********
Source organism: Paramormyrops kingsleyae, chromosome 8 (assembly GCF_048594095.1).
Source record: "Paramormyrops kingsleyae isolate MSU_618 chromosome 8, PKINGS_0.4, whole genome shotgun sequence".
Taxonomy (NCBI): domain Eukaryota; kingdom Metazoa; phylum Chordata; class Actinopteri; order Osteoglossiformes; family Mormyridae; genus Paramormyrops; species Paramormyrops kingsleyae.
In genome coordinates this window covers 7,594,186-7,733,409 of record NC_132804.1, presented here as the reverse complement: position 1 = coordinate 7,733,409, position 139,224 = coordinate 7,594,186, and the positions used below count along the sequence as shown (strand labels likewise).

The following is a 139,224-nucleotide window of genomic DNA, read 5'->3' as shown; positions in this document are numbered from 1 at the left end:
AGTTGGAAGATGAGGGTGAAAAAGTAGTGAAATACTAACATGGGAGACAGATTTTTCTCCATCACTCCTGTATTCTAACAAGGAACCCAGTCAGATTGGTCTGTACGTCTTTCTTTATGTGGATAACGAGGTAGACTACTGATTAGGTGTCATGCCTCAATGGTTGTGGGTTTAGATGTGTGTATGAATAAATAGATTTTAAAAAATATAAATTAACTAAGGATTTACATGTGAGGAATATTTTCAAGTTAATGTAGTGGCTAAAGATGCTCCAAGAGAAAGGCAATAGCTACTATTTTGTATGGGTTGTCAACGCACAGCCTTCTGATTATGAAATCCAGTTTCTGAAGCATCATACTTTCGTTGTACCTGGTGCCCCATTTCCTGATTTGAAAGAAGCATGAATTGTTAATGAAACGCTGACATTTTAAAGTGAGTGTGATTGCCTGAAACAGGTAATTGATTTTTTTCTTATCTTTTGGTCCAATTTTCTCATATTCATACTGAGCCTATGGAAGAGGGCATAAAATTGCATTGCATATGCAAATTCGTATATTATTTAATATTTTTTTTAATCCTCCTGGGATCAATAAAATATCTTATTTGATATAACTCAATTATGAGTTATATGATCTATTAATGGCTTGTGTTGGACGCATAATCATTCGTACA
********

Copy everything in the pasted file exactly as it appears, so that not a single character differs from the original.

Source organism: Paramormyrops kingsleyae, chromosome 8 (assembly GCF_048594095.1).
Source record: "Paramormyrops kingsleyae isolate MSU_618 chromosome 8, PKINGS_0.4, whole genome shotgun sequence".
Taxonomy (NCBI): domain Eukaryota; kingdom Metazoa; phylum Chordata; class Actinopteri; order Osteoglossiformes; family Mormyridae; genus Paramormyrops; species Paramormyrops kingsleyae.
In genome coordinates this window covers 7,594,186-7,733,409 of record NC_132804.1, presented here as the reverse complement: position 1 = coordinate 7,733,409, position 139,224 = coordinate 7,594,186, and the positions used below count along the sequence as shown (strand labels likewise).

The following is a 139,224-nucleotide window of genomic DNA, read 5'->3' as shown; positions in this document are numbered from 1 at the left end:
AGTTGGAAGATGAGGGTGAAAAAGTAGTGAAATACTAACATGGGAGACAGATTTTTCTCCATCACTCCTGTATTCTAACAAGGAACCCAGTCAGATTGGTCTGTACGTCTTTCTTTATGTGGATAACGAGGTAGACTACTGATTAGGTGTCATGCCTCAATGGTTGTGGGTTTAGATGTGTGTATGAATAAATAGATTTTAAAAAATATAAATTAACTAAGGATTTACATGTGAGGAATATTTTCAAGTTAATGTAGTGGCTAAAGATGCTCCAAGAGAAAGGCAATAGCTACTATTTTGTATGGGTTGTCAACGCACAGCCTTCTGATTATGAAATCCAGTTTCTGAAGCATCATACTTTCGTTGTACCTGGTGCCCCATTTCCTGATTTGAAAGAAGCATGAATTGTTAATGAAACGCTGACATTTTAAAGTGAGTGTGATTGCCTGAAACAGGTAATTGATTTTTTTCTTATCTTTTGGTCCAATTTTCTCATATTCATACTGAGCCTATGGAAGAGGGCATAAAATTGCATTGCATATGCAAATTCGTATATTATTTAATATTTTTTTTAATCCTCCTGGGATCAATAAAATATCTTATTTGATATAACTCAATTATGAGTTATATGATCTATTAATGGCTTGTGTTGGACGCATAATCATTCGTACA